Nowadays it's easier than ever for teachers and their students to be digital authors. Not only can publishing online be free of charge, but it can help students produce quality work by giving them an authentic audience. Whether it's an eBook, website, podcast, video, comic, cartoon, or online magazine, there are online tools and services designed to give anyone a platform for publishing. Take a look at some of the hottest websites and iPad apps for creating and publishing digital work and see examples of what students have produced.
(with Lori Jamison’s descriptions)
- Prewriting (Getting Started)
- Drafting (Getting It Down)
- Revising (Getting It Good)
- Editing (Getting It Right)
- Publishing (Getting It Out)
“If students are sharing their work with the world, they want it to be good. If they’re just sharing it with you, they want it to be good enough.” - Rushton Hurley
Take a look at Jon Spencer's daily Photo Prompts.
Make a copy of Eric Curts' Emoji Random Writing Generator (Google Sheets).
A great way to become a better writer is to write. The Most Dangerous Writing App is a website that encourages you to keep writing, no matter what. If you pause too long in your typing, all of your progress is lost and you have to start over. Yikes!
Students’ writing can be authentic because they have an important purpose: inform others before they spend their money.
Each day one student is designated at the roving reporter (or class scribe). His or her job is to write about the learning that happens that day. The reporter takes photos throughout the day and selects a few to include with the article. Reviewing photos can also help the reporter decide what to write about. Probably the best way to publish these article are on a blog. Don’t forget to give students a rubric or checklist at the beginning of the process so they know how their writing is assessed.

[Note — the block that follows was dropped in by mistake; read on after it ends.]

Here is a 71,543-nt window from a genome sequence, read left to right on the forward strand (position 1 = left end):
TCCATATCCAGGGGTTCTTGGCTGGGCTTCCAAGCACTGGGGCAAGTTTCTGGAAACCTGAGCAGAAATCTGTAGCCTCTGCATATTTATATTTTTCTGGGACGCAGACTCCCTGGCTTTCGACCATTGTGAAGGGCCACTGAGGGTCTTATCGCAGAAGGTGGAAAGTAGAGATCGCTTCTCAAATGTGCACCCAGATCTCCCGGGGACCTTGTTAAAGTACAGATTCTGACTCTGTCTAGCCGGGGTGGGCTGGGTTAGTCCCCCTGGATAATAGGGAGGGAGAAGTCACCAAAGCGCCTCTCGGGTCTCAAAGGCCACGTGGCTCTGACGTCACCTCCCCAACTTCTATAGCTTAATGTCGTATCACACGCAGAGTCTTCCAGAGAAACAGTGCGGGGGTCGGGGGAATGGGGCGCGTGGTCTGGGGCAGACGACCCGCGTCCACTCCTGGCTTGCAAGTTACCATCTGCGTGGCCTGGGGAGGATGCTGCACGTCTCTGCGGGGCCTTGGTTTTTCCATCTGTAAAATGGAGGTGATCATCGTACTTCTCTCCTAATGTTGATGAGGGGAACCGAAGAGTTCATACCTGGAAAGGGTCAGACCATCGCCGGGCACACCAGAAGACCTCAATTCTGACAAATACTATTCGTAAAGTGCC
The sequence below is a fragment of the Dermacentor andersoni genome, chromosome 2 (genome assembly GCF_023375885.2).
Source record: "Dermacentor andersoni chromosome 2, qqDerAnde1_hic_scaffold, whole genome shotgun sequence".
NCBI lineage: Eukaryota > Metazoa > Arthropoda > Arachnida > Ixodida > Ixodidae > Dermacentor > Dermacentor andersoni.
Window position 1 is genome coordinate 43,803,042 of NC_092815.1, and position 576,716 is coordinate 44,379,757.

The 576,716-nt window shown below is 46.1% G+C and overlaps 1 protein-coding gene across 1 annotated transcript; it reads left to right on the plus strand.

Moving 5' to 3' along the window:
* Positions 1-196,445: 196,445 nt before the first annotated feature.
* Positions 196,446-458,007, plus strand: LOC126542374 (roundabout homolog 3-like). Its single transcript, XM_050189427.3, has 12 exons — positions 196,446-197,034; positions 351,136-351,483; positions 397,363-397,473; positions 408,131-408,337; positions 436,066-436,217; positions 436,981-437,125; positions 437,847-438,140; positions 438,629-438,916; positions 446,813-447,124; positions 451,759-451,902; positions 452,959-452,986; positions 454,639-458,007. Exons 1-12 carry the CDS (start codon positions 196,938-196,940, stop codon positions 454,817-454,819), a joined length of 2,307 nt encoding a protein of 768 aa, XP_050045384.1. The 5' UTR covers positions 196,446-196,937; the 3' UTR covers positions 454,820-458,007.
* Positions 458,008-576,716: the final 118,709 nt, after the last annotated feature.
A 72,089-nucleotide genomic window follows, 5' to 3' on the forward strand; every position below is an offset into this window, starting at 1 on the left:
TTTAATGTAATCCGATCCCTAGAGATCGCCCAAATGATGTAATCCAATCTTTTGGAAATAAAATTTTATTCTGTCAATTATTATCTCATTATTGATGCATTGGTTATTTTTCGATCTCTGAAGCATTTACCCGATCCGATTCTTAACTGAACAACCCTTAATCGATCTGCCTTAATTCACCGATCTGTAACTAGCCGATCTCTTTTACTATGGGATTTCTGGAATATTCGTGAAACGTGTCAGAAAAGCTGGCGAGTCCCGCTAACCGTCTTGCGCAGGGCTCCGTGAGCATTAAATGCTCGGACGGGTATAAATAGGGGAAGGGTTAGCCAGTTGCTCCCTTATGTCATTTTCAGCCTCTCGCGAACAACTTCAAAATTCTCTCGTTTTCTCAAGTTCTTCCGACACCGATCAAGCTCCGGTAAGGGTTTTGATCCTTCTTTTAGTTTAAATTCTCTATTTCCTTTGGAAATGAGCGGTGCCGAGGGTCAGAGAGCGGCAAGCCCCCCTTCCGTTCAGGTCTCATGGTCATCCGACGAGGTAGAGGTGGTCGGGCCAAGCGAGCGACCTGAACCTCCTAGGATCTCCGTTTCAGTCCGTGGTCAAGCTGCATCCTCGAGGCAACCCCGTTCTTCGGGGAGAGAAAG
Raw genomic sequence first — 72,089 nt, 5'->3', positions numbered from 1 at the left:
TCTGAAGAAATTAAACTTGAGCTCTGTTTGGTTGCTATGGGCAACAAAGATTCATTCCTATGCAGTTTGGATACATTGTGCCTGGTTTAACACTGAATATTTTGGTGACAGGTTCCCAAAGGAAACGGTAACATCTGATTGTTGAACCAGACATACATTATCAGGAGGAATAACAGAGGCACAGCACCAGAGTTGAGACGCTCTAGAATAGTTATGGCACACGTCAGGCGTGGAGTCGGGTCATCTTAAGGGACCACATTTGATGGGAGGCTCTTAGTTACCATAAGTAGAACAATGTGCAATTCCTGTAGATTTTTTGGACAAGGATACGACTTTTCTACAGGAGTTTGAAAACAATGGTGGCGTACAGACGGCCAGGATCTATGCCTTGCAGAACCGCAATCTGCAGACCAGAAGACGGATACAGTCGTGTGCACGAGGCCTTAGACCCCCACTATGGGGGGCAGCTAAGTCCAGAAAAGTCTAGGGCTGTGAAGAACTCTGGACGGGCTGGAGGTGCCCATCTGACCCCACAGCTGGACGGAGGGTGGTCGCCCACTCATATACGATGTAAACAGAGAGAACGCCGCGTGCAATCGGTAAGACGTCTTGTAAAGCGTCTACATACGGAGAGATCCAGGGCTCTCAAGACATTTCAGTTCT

Kidblog is a free service (but you can pay for extra storage). It’s safe and simple blog for your students. The teacher can choose to have students’ blog public or private. The teacher can approve any blog posts and comments before they are published for others to see. Example: 6th Graders and Cell Phones
Seesaw, the learning journal, has a blog feature. Teachers and students can publish to the blog by clicking the globe icon below any item in the Feed View. All items published buy students require teacher approval first. Example: 4th Grade Adventures
Padlet, the free online bulletin board, can be used a blog. Start a new Padlet wall, and choose Stream for the layout. Under People and Privacy, turn on Moderation. With Moderation turned on, you approve each post before they become public. Examples: A Live Blog from Year 5 and 3rd Grade at the Museum.
SIMPLE WEB PAGES
Adobe Spark Page is available as a web-based app for computers and an iOS app for iPad and iPhone. Spark Video is free, but it does require logging in with Google or through email with an Adobe ID. Use Adobe Spark Page to make an elegant web page by adding any combination of headings, text, quotes, hyperlink buttons, and images. After creating a page in the app, you can publish it online to Adobe’s website. Your story is given a URL that you can share with anyone or post anywhere. Adobe Page’s published “web stores” are great for things link photo journals, event recaps, portfolios, book reviews, documenting experiments, photo galleries, visual handouts, etc. Webpages generated with Adobe Slate do look gorgeous. When you scroll the page text slides around and images subtly move. Spark Page’s 13 professionally designed themes keep you from worrying about font, color, and animation choices. A simple click gives your entire web story a different look. Example: The Story of the Scientific Revolution and the Enlightenment
Want to make single, simple web page? Don’t want to worry about creating an account? Then take a look at pen.io! It’s a free service where you get to choose the pen.io URL and give the page a password so that you can edit later. You don’t get any fancy formatting, but you can drag and drop images into the page if you’re working on a Mac or PC. Example: Some Pun-ishment
Weebly is a free website for making your own websites. Teachers can make class websites and they can manage student accounts so they can make their own sites too. Weebly makes it easy to add text, images, pages, and embedded widgets. Google Sites and Wix are two other popular website builders.